With less than six months before his successor is elected, California Gov. Jerry Brown today extended one last gift to Hollywood with the signing of his last state budget and legislation to continue the $330 million film and television tax credit program.

Inking the $201 billion budget Wednesday in Los Angeles, Brown didn’t make any specific comments about the extension of the program until 2025, but he was on a swan-song roll worthy of a Tinseltown tentpole. “When I took office back in 2011 with the state facing a $27 billion deficit, I pledged to work with the Legislature to fix California’s financial mess,” the governor declared as the budget and SB 871 on the credits were signed. “Today, the final budget I sign delivers on that pledge and prepares us for the future.

While never a proclaimed big priority for the Northern Cali-centric Brown, the growth of the 2009-originated $100 million-a-year, blockbuster-avoiding and lottery determined program has proven a winner. Since the new non-lottery and employment-emphasizing 2.0 version was made law by Brown at a Hollywood Blvd event in September 2014, the once set to expire in 2020 program has been steadily bringing production back to the home of Hollywood from other states and countries.

With new films and series and the much valued relocating series, the 2.0 program has seen 30,000 cast members hired and around 18,000 crew members, below and above the line, drawing paychecks since 2015. Besides the obvious tax revenue such employment raises, allocations from the surge of TV series and the increasing number of $75 million plus budgeted tentpole films that have now filmed in California has seen almost $6 billion in direct in-state spending since 2015.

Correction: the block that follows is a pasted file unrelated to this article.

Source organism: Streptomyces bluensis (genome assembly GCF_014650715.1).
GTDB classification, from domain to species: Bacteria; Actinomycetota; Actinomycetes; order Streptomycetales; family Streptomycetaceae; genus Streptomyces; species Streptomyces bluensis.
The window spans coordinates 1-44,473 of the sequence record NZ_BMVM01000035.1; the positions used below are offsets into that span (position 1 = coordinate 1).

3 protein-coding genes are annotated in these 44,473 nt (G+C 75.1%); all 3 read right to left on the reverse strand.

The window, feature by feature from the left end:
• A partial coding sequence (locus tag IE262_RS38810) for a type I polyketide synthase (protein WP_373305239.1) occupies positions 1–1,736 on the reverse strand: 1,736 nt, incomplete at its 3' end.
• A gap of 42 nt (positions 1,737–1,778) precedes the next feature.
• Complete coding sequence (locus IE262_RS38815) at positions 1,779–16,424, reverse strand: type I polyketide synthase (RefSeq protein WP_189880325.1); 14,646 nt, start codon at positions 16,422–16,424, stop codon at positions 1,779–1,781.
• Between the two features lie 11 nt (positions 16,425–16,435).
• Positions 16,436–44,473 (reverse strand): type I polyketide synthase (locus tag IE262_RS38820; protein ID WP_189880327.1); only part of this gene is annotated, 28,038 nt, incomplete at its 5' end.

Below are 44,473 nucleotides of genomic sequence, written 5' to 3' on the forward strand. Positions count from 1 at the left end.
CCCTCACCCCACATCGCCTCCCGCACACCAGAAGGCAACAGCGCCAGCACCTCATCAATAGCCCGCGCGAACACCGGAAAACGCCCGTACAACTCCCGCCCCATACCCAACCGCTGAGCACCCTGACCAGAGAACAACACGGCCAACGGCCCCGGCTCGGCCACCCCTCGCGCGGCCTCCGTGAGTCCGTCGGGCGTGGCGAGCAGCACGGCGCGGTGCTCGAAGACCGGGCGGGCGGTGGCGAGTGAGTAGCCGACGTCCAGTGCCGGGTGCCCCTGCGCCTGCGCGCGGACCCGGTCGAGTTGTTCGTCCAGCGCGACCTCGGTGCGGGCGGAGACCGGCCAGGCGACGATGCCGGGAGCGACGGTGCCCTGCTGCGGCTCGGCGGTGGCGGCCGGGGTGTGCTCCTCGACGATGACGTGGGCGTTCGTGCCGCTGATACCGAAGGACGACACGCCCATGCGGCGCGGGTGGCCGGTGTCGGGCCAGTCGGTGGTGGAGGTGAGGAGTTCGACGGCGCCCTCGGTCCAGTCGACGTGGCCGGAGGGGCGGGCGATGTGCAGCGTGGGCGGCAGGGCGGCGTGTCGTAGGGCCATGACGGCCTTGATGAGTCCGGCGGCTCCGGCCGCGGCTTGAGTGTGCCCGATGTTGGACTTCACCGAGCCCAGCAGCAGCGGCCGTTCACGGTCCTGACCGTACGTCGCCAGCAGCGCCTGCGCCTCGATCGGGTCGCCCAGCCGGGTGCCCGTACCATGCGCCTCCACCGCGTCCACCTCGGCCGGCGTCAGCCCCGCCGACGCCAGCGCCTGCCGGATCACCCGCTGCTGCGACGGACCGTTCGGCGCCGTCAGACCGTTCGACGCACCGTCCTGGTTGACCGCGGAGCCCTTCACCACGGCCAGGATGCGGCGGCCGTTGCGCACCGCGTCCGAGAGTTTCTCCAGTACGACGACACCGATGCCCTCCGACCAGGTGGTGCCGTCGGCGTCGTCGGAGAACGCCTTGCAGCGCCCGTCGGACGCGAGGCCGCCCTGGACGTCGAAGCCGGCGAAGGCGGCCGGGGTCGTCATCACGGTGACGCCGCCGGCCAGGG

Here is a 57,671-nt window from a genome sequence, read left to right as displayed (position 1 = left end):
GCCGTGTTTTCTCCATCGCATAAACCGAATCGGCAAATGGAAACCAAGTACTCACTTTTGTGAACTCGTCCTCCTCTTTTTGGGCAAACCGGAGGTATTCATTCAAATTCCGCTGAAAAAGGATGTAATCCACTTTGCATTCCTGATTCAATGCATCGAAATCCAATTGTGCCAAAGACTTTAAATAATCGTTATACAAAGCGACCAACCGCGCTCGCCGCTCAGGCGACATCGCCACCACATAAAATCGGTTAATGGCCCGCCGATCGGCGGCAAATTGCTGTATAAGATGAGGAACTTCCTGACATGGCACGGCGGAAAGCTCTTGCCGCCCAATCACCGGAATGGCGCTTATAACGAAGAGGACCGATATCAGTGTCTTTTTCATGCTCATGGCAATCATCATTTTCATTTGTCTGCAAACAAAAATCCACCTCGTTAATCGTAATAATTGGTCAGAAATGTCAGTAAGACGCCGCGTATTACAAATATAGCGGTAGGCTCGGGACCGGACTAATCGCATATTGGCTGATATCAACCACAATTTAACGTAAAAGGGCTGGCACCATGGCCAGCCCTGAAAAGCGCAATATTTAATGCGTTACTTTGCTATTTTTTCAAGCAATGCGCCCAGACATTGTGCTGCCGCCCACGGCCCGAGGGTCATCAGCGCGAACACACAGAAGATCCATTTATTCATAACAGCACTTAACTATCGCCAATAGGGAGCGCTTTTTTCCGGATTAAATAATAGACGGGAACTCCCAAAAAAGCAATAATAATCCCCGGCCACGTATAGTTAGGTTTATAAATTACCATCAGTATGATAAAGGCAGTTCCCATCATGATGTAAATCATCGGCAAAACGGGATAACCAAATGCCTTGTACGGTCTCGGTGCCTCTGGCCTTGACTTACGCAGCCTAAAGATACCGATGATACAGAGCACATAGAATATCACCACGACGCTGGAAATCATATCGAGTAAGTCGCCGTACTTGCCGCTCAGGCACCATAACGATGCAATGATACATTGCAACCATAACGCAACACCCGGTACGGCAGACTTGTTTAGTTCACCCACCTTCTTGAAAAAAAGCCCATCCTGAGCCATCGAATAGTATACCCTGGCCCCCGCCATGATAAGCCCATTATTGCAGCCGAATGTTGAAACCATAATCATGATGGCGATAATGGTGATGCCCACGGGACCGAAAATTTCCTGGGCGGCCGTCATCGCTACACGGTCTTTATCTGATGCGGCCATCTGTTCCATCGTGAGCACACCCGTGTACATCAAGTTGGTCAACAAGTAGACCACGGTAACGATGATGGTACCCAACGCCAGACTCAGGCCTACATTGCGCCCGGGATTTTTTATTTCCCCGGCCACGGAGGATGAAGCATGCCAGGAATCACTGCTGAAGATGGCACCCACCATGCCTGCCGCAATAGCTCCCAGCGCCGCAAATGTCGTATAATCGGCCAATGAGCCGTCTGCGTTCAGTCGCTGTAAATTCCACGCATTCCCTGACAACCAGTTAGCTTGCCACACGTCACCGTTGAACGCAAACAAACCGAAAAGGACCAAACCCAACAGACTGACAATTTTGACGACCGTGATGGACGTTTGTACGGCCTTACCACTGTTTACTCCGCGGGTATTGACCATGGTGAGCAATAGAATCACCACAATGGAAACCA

That’s real money.

As ambitious L.A. Mayor Eric Garcetti acknowledged today when he said, “by extending the film and television tax credit, this budget protects and an industry which is integral to L.A.’s economy, and to our identity as the creative capital of the world.”

The state organization that administers the tax incentives, which should be making a new TV allocation announcement soon, were in a good mood too. –

“The new five-year extension signed into law today provides assurance that California will remain competitive, which means more employment for in-state crew members and production spending here at home where it belongs,” said Nancy Rae Stone, Tax Credit Program Director at the California Film Commission to Deadline after the budget signing. “The Film Commission is prepared to implement the new tax credit provisions and looks forward to managing Program 3.0 as part of California’s ongoing fight against runaway production.”

Having inched through the legislature in Sacramento over recent months, the expansion passed key committees crossed it near final hurdles late last month. It was uncertain if Gov. Brown, who has been showing up at Democratic fundraisers in town of late, would be signing the 3.0 legislation, which includes anti-sexual harassment policy requirements., closer to the end of September deadline for such bills or earlier.

Clearly today, Gov. Brown wanted to get his Hollywood close-up in sooner rather than later.